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When it comes to Korean cuisine, perhaps no dish is better known worldwide than kimchi. This funky, flavorful staple of the Korean table is a traditional dish of fermented salted vegetables that has been prepared in the Korean peninsula for centuries. While kimchi can have a variety of vegetable bases, including radish or cucumber, the traditional base that comes to mind when you hear this word is cabbage, also known as tongbaechu kimchi or mak kimchi.
Kimchi dates all the way back to around 37 BCE, when Korea was part of what is known as the Three Kingdoms. Historical records show that the people of the Three Kingdoms used jars to ferment vegetables along with other foods, which helped extend the lifetime of various kinds of produce and meat during a time before refrigeration. However, it wasn’t until the 1800s, when Napa cabbage was brought to Korea, that today’s most well-known and widely consumed form of kimchi was born. Today, it’s known around the world for its powerful flavor and reputation for improving gut health.
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While this incredibly flavorful dish might seem challenging to recreate in your own kitchen, kimchi is actually an easy and affordable food to prepare at home, and will keep your fridge well stocked with the perfect fermented addition to everything from fried rice to scrambled eggs. Although there is no one “right” recipe for kimchi—and each Korean household is likely to have their own trademark combination of flavors—with a few simple ingredients you can create an authentic batch entirely your own.
To start, gather your equipment including a 1-gallon glass jar or multiple smaller jars fitted with lids. You’ll also want to use a pair of rubber gloves to protect your hands and keep the kimchi sanitary as you mix. For ingredients, a classic recipe will include Napa cabbage, water, sea salt, sugar, scallions, green onion, daikon radish, fish sauce, garlic, Korean red pepper flakes or chili powder, and ginger root. However, as you get more confident with your kimchi making skills you can start to play around with your ingredient choices.
The quantities of your ingredients will depend entirely on how much kimchi you’re planning to make, and your preferences for spice and other flavors. As a rule of thumb, one napa cabbage will produce about two quart-sized jars of kimchi, while two heads of cabbage will fill up a gallon jar. Prep your chosen vegetables by slicing them up into bite-sized pieces; napa cabbage should be sliced into 2-inch strips, daikon radish peeled and sliced into 1-inch pieces, and scallions cut into 1-inch pieces.
Once you’ve got everything in place, the first step in the kimchi making process is salting your cabbage, which will help draw the moisture out of the vegetable and add salinity to the dish. This can be done through two different methods. The first is to salt your cabbage dry in a bowl, sprinkled with a generous amount of sea salt. Use your hands to mix the cabbage and salt thoroughly, cover the bowl with a heavy pan, and allow it to sit for 2 hours, which will release the water from the cabbage. The second is to give your cabbage a salt water bath by dissolving ½ cup of salt in a large bowl of water and soaking your cabbage for about 4 hours. Following either method, rinse your cabbage thoroughly in a colander, squeeze the excess water from the vegetable, and allow it to drain for about 15 minutes.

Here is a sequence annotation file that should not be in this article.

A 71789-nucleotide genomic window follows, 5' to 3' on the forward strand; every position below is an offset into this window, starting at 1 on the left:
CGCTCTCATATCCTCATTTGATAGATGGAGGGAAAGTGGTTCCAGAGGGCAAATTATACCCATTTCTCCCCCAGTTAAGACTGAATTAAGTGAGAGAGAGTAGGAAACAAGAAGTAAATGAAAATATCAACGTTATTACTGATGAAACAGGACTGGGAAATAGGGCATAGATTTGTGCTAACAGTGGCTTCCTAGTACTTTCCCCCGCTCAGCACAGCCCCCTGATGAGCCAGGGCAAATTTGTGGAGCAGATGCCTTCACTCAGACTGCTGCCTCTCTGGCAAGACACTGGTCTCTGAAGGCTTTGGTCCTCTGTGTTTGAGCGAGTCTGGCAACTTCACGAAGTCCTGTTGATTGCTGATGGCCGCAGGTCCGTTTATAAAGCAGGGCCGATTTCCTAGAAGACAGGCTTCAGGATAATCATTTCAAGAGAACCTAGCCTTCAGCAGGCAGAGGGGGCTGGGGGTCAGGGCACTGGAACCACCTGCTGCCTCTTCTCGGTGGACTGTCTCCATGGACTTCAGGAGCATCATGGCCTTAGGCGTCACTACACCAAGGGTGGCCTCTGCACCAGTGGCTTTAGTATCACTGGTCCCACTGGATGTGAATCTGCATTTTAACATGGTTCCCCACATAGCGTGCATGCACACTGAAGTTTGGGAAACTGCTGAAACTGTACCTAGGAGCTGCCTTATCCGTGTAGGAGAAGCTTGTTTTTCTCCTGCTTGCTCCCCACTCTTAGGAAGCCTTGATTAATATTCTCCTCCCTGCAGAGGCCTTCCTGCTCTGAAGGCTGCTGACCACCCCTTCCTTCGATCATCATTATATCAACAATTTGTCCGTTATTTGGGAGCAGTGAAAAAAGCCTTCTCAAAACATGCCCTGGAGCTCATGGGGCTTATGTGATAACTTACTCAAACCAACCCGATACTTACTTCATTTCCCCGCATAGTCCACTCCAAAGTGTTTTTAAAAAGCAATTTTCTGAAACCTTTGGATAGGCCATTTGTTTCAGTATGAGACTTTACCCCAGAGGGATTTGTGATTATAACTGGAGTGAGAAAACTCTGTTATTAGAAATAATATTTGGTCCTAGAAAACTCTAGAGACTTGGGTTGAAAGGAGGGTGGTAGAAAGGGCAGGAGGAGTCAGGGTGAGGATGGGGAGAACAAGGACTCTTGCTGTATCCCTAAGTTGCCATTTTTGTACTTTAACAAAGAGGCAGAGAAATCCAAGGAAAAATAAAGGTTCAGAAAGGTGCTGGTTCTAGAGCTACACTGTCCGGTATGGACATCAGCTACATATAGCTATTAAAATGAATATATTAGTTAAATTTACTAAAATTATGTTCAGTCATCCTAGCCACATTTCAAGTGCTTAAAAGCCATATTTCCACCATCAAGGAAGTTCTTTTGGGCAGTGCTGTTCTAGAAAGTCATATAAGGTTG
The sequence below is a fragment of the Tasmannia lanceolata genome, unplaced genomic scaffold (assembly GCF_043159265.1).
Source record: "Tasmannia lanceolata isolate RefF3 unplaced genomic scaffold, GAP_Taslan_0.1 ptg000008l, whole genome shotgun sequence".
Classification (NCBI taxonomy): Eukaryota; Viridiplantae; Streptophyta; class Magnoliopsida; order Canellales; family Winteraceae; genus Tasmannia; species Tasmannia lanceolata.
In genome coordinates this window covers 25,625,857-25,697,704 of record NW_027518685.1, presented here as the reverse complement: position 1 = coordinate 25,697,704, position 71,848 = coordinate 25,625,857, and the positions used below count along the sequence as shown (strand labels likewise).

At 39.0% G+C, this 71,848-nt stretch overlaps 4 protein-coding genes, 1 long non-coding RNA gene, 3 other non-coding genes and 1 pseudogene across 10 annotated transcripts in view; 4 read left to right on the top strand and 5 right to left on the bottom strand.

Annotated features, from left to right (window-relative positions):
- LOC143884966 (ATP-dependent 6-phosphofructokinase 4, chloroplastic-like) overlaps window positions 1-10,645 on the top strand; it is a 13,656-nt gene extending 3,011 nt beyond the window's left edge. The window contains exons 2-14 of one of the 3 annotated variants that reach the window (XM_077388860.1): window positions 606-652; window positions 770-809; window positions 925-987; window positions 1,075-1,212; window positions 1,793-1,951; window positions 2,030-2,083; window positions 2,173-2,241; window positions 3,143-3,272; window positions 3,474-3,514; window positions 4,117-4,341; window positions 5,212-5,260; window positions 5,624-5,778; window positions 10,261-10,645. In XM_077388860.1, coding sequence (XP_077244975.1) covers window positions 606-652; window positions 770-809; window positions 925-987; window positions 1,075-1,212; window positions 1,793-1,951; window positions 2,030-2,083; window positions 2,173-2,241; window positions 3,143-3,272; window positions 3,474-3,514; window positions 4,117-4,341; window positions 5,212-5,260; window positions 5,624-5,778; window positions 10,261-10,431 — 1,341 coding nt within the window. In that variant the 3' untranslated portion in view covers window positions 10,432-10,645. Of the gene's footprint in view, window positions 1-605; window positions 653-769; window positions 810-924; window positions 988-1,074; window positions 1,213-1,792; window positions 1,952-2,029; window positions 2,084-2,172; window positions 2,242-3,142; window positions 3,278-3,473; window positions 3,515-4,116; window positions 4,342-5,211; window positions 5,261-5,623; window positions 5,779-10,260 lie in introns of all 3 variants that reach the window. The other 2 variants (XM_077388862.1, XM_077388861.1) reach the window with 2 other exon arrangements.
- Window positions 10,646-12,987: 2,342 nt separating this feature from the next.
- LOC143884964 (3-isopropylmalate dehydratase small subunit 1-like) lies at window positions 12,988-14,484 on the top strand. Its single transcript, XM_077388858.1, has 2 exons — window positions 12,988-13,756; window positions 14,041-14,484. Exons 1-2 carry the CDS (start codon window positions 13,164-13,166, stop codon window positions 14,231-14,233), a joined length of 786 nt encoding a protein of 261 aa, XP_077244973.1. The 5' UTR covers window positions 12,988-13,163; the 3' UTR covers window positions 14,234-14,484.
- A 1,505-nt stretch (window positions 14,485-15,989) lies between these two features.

Once your cabbage is salted, rinsed, and drained you can start building your kimchi in a large bowl. A traditional combination to use as a jumping off point is 1 head of cabbage, 2 tablespoons fish sauce, 1 teaspoon sugar, 2 tablespoons minced ginger, 2 tablespoons minced garlic, 4 tablespoons Korean red pepper flakes, 1 bunch of green onions, and 1 large daikon radish.
Combine all of your ingredients in a bowl with a couple tablespoons of water and a pinch of salt. Mix thoroughly with your hands, massaging the mixture into each piece of cabbage to guarantee maximum flavor.
Add your kimchi to a jar and firmly press the ingredients towards the bottom so that the liquid covers the top of the mixture and air bubbles are released. Cover with a lid and allow your kimchi to sit for 2-4 days in a cool, room temperature space to ferment. Once a day during fermentation, open the jar to allow the gas to release and press the mixture back the bottom of the jar.
After a few days—once your kimchi has become perfectly fermented to your taste—you’re ready to serve and eat. Store your excess kimchi in the refrigerator for up to a month, after which the kimchi might be too pungent to eat on its own but can still be used to flavor other recipes. Once you’ve got the hang of it, this basic method can be recreated with a number of vegetable bases and flavor combinations. If you prefer fresh flavors over fermented, you can also serve this recipe immediately after mixing; however, it won’t have the trademark funk of fermented kimchi.
Once you’ve become a kimchi master, you can dig into classic dishes like Kimchi Fried Rice, Spicy Beef and Kimchi Stew, and Pork and Kimchi Dumplings, or get creative with some recipes like Kimchi Grilled Cheese, French Fries with Bulgogi and Caramelized Kimchi, and Kimchi Sesame Hummus. Whichever way you choose to incorporate kimchi into your cooking, you’re sure to do your taste buds—and your gut—a huge favor.